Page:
People living in a wealthy place need a survival plan to avoid being pulled into the deceitfulness of materialism. People living in a land where shopping is a religion need a strategy to avoid ending up worshiping at the altar of consumerism. Jesus gives us a big part of that strategy when he says, “It is more blessed to give than to receive.” (Acts 20:35) Do you want to avoid the emptiness of materialism and instead experience the kind of happiness that Jesus offers here? Pursue a lifestyle of generous giving.

This is the third in an occasional series of posts designed to help us live generously in an age of consumerism. We’ve seen that wealth brings with it danger. The love of money has the power to cool and even quench the love of God (Matthew 13:22). We must know this danger and respond by first affirming that all that we have isn’t actually ours, it is God’s. He is the Owner, we are his managers, not the other way around. Since we’ve become managers for the most generous person in the universe, and since his Spirit lives in us, we have hope that we can resemble him more. How can we grow in generosity?

Let’s learn a lesson from a foolish farmer. In Luke 12 Jesus tells the story of a farmer who hits the jackpot. He has such a good year that he doesn’t have room to store all the crop – what to do? This is a defining moment: What will he do with the extra? What would you do if you got a huge raise or a big inheritance? Look for ways to keep it and spend it on yourself, or look for ways to give it away?

This farmer could give the extra away, but instead decides to build bigger barns so that he can kick back, relax, and have a good time. God’s response: “Fool! This night your soul is required of you, and the things you have prepared, whose will they be?” Why is this farmer a fool? Because, Jesus says, he laid up treasure for himself instead of being rich toward God. How can we avoid being like him? We can pursue generosity for the glory of God. How?

  1. Ask the Owner. We are stewards, managing God’s property. Everything we call ours actually belongs to our heavenly Father. It is wise and helpful for us to regularly remind ourselves and God of this situation. Let us regularly converse with God by telling him that our time, possessions, money, and life all belong to him, and that we are ready for any instructions he has about what to do with these things.
  2. Listen to the Owner. Our lives are filled with voices offering happiness and security through stuff. It’s hard to resist without having an alternative voice to remind of us what is true and to persuade us to live differently. Scripture is God’s voice to us. Consider:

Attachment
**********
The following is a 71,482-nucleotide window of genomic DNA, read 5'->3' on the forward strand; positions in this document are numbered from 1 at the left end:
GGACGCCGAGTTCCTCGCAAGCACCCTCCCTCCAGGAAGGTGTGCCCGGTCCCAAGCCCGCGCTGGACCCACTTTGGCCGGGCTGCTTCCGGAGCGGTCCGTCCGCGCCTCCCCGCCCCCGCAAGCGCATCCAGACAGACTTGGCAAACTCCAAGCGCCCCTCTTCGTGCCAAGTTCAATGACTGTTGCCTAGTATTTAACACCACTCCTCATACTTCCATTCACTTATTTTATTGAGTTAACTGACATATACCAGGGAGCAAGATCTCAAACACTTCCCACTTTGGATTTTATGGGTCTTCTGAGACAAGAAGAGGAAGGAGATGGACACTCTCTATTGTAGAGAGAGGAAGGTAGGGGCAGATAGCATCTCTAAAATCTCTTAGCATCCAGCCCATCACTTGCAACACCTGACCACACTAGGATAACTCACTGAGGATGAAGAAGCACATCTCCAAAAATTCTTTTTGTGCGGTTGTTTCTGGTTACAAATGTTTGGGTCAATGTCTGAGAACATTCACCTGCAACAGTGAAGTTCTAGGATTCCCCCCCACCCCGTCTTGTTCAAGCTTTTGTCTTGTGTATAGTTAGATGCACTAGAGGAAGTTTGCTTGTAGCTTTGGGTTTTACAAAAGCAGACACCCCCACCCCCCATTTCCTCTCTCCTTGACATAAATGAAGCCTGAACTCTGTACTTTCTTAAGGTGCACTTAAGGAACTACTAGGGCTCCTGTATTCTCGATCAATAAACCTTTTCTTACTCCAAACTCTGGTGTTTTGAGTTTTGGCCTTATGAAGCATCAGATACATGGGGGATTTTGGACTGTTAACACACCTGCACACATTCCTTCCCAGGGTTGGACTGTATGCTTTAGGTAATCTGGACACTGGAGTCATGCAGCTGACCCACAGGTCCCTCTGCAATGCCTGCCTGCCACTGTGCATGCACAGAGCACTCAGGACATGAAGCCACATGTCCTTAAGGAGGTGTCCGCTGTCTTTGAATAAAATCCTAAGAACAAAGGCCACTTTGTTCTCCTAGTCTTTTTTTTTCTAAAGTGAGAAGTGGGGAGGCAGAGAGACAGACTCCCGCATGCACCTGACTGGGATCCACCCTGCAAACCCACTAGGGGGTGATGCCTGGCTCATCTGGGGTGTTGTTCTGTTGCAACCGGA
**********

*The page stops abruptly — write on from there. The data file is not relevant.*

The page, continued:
And [Jesus] said to them, “Take care, and be on your guard against all covetousness, for one’s life does not consist in the abundance of his possessions.” Luke 12:15

They are to do good, to be rich in good works, to be generous and ready to share… 1 Timothy 6:18

The point is this: whoever sows sparingly will also reap sparingly, and whoever sows bountifully will also reap bountifully. Each one must give as he has decided in his heart, not reluctantly or under compulsion, for God loves a cheerful giver. 2 Corinthians 9:6-7

Whoever is generous to the poor lends to the LORD, and he will repay him for his deed. Proverbs 19:17

  1. Work at growing in generosity. We can get better at generosity in the same ways we get better at playing soccer or writing software or cooking. We make a plan and get busy practicing. Here’s a starter list of ideas to get growing in generosity (I’d love to hear from you what’s on your list!):
  • Begin using a budget for our finances. This allows us to plan ahead to give away money. (You can find out more about our Financial Peace University here.)
  • Set aside savings money just for unexpected opportunities to give.
  • Start where you are now, then ask yourself what it would look like to get to another level of giving. Could you give away a few percent more next year? Could you work to get out of debt so that you’d have more to give? Could you bump up the regular giving you do to your church or another ministry?
  • When you prosper, when your income increases, consider whether this money has come to you to raise your standard of living or to raise your standard of giving (or some of both?).
  • Tie your giving to a vision for serving others and encouraging ministry. I find, for example, that when I get a newsletter from a student I’ve supported in a short-term mission, I’m excited to see what they have to say because I’m invested in what they are doing, and what God is doing through them.

Living generously in an age of consumerism is possible because in Christ we have hearts set free from the death grip of greed and materialism. In the next post in this series (after we take a brief break to focus on discipleship) we’ll think about how to think about giving to church and about tithing.

Mark Mullery

P.S. Got comments or questions about this post, or ideas for another one? Email me at midweekmusings@rgcfairfax.org.